At home though, his numbers are far different. Davis is averaging 4.1 blocks per game at home. This alone is a red flag, but could potentially be attributed to the fact that Davis might just play better at home. However, out of Davis’ 86 blocks at home, 19 of them fall into the questionable category. In this case, 23.2% of Davis’s blocks at home are not actually true blocks, much higher than the 10.6% on the road. If we adjust his stats to account for questionable blocks, Davis is only averaging 3.3 blocks per game at home. Adjusting his total number of blocks gives a grand total of 2.6 blocks per game, a half of a block lower than his current average.

After looking the adjusted totals, we still see that Davis is averaging more blocks at home than he is on the road. To add further proof to the inflation argument, however, one need not look any further than the how the Pelicans perform as a team when it comes to blocking shots.


The numbers are staggering. The Pelicans block 6.4 shots per game, first in the NBA. On the road, however, the Pelicans are only averaging 4.7 blocks per game, almost 2 blocks lower than their average. And at home? 8.3 blocks per game, almost 2 blocks higher than their average. In total, this leads to a difference of almost 4 blocks per game between home and road games. It’s hard to believe that the Pelicans can almost double the number of blocks they get when they play at home versus when they play on the road. To add even more proof, let’s look at the five teams who lead the league in blocks per game.


In all five cases, teams average more blocks at home than they do on the road. For the Thunder and Rockets, this could be teams simply playing better at home, or minor stat inflation. In the cases of the Pacers and Nuggets, the difference between home and away is quite large. It is hard to imagine that a team could perform this much better in terms of blocking shots just by playing at home (although it is important to note that the Nuggets gain a huge advantage from Denver’s altitude). The Pelicans have the most drastic example of this, boasting the largest discrepancy in blocks between home and away games.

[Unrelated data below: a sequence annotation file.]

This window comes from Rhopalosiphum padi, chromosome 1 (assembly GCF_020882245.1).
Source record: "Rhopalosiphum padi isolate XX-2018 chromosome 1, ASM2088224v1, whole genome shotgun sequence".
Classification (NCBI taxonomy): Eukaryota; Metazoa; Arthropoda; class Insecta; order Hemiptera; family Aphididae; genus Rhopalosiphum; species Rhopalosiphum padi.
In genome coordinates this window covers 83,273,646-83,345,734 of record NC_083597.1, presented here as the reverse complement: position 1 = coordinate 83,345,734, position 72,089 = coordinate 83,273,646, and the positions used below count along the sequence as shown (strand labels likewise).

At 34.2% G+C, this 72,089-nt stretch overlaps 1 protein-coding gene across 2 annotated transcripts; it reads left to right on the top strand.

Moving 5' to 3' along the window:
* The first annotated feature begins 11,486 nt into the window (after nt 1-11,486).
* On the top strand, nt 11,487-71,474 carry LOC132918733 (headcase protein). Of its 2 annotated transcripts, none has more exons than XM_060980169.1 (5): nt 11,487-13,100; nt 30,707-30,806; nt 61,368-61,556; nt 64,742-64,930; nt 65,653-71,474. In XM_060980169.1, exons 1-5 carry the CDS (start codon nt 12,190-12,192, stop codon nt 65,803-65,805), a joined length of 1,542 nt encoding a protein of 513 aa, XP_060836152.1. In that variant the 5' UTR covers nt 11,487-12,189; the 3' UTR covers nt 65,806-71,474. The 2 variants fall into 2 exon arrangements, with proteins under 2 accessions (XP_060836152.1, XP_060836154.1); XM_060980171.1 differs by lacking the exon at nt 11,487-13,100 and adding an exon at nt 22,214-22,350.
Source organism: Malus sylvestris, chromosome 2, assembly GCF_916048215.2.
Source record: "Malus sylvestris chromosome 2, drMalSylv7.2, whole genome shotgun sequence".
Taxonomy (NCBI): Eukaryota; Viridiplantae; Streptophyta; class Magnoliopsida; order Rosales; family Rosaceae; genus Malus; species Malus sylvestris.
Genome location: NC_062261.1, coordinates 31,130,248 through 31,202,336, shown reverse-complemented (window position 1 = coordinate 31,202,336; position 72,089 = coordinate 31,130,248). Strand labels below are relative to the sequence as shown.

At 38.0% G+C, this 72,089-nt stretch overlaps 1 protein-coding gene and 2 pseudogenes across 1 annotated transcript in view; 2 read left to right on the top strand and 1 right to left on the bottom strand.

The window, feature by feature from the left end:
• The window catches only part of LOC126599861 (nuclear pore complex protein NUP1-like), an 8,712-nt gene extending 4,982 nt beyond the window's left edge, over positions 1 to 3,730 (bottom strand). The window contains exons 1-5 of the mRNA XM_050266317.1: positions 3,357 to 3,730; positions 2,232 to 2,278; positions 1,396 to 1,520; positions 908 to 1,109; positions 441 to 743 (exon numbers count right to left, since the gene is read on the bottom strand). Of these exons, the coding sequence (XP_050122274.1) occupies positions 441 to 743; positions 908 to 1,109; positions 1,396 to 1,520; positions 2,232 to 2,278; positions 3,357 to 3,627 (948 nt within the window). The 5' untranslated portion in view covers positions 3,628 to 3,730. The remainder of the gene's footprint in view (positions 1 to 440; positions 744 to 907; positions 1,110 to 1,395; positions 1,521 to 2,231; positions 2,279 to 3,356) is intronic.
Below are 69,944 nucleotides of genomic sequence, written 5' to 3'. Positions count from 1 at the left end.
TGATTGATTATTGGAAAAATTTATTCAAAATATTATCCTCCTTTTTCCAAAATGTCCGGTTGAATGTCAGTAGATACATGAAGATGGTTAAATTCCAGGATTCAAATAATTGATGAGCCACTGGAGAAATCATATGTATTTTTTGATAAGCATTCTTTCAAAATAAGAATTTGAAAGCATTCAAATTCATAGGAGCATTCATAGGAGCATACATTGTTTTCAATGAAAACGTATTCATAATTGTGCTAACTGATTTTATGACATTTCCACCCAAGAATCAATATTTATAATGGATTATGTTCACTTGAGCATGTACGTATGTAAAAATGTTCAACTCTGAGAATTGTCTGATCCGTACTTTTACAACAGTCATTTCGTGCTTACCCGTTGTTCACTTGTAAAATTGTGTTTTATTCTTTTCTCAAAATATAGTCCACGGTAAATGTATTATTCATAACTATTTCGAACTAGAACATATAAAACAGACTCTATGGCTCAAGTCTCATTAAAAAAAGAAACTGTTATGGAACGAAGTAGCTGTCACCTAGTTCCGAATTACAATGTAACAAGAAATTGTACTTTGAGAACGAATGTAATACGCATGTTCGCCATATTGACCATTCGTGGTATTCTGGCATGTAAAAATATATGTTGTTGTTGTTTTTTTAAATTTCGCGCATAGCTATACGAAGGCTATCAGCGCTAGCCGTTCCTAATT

All this being said, there is still good reason for opposing teams to “fear the brow.” Davis is posting incredible numbers for a player only in his second season, and even after adjusting his blocks for inflation, Davis still would lead the league in blocks per game. This lead does not account for the possible inflation of stats for other top shot blockers, meaning that Davis could potentially be leading the league in blocks by an even larger margin than he is now. Even if we look skeptically at Davis’s stats due to inflation, we can still see qualitatively that Davis has already become a premier defensive player in the NBA.

Image courtesy of businessinsider.com
Data courtesy of nba.com

Connor Peterson
Georgetown University Class of 2017

Follow Connor on Twitter: @conorpeterson43
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2 thoughts on “A Block Party on Bourbon Street